With the world hunger situation, how do we look at what our goals are, what we’ve been doing, and what are failures have been, and use this information to create a new system that functions? and what happens when the confluence of interests muddles the choice of a clear aim? One of my first classes is Dealing with Complexity: The Foundations of Systems Thinking. I’m looking forward to that. But knowledge must come with the courage to use vision as a guide.

There have been thousands who had the courage to live their vision. Think about all the people who took part in the struggle for civil rights in this country, those who envisioned universal human rights early in the 20th century, Harriet Tubman, Rosa Parks, the list goes on. But each of these people who we look up to who changed the world sent us a message. They wanted us to know that they were human, that the possibility to create great change exists inside each of us. Why haven’t we heard that and let it go to our hearts?

If we believe in the work that these elders and ancestors did, we have an obligation to think about how we in our own ways can continue it. I think many of us have lacked the courage to pursue our vision with faith and confidence. I think most of us do have a vision of a different future. We may feel that world peace isn’t possible, but who hasn’t on some level just… longed for it. Our longing is our hearts vision. Our resistance to believing in it is the tyranny of our minds and the fear that our hearts won’t be strong enough to face the disappointment of the world as it is.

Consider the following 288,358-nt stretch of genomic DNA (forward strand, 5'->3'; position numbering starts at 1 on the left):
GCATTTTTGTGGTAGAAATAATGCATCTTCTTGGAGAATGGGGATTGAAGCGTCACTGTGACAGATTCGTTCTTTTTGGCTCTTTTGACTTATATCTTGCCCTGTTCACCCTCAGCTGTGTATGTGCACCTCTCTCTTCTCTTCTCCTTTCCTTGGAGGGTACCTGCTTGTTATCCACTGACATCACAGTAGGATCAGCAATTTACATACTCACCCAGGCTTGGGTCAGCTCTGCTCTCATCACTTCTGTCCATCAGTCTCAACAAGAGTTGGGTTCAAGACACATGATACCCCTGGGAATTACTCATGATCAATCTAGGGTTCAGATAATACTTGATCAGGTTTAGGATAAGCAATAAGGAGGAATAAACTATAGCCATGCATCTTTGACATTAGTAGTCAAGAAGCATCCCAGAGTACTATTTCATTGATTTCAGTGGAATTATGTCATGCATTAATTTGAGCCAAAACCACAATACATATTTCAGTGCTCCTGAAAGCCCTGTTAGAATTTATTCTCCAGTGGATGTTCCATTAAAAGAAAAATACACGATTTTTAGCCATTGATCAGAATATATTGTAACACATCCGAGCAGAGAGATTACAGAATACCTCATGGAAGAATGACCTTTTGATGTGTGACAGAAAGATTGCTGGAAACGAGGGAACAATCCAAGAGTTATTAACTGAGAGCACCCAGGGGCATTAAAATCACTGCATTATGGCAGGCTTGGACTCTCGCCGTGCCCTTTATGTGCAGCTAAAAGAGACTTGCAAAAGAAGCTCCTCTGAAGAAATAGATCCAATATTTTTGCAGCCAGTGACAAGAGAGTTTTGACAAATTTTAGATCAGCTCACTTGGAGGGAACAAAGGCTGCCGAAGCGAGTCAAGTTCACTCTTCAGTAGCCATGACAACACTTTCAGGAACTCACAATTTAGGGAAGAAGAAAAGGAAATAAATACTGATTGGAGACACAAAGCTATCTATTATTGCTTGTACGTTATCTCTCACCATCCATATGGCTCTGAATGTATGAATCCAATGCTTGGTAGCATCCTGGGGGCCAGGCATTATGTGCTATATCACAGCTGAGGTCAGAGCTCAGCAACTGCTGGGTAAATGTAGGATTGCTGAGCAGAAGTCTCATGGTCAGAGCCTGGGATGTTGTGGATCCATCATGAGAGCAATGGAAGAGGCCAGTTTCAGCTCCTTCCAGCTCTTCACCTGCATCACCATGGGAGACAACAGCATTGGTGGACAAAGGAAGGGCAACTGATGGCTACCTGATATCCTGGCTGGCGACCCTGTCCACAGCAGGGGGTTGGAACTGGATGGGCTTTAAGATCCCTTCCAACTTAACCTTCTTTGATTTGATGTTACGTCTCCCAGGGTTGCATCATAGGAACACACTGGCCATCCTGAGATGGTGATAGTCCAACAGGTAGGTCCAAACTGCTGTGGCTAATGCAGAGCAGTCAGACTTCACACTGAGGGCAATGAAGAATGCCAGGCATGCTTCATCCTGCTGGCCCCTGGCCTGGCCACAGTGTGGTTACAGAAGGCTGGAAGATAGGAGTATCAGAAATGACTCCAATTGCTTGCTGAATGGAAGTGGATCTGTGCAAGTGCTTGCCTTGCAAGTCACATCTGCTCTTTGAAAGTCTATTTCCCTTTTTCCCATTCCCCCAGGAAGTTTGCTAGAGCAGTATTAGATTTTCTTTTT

But Rev. Dr. Martin Luther King and Mohandas Gandhi said anyone can do it. Somehow I feel that vision, and the courage to walk towards it, is why we are here. In walking with faith we transcend whatever our “abilities” were. In acknowledging doubt but not choosing to let it shut down options we dissolve the obstacles blocking the path. Say yes. Try and fail and try again, but try.

Whatever your path is, this is true. Deepak Chopra said “Let us not demand of ourselves that we alone must be the agent of change. In a fire brigade everyone passes along a bucket, but only the last person puts out the fire. None of us know where we stand in line. We may be here simply to pass a bucket; we may be called on to play a major role. In either case, all we can do is think, act, and say. Let us direct our thoughts, words, and actions to peace. That is all we can do. Let the results be what they will be.”

I think the image of the fire brigade is very helpful. That line of people also stretches back in time, and we may not even live to see the fire put out (in many cases we certainly won’t). But the point is that by thinking, acting and speaking as though we know we are in a line that is putting out the fires of the present and the future, we contribute. He says that is all we can do, and I add, but that is what we must do. We must learn to think, act and speak towards the future we believe in. That is our duty in the fire brigade. And in that courageous act of faith is the promise of our vision.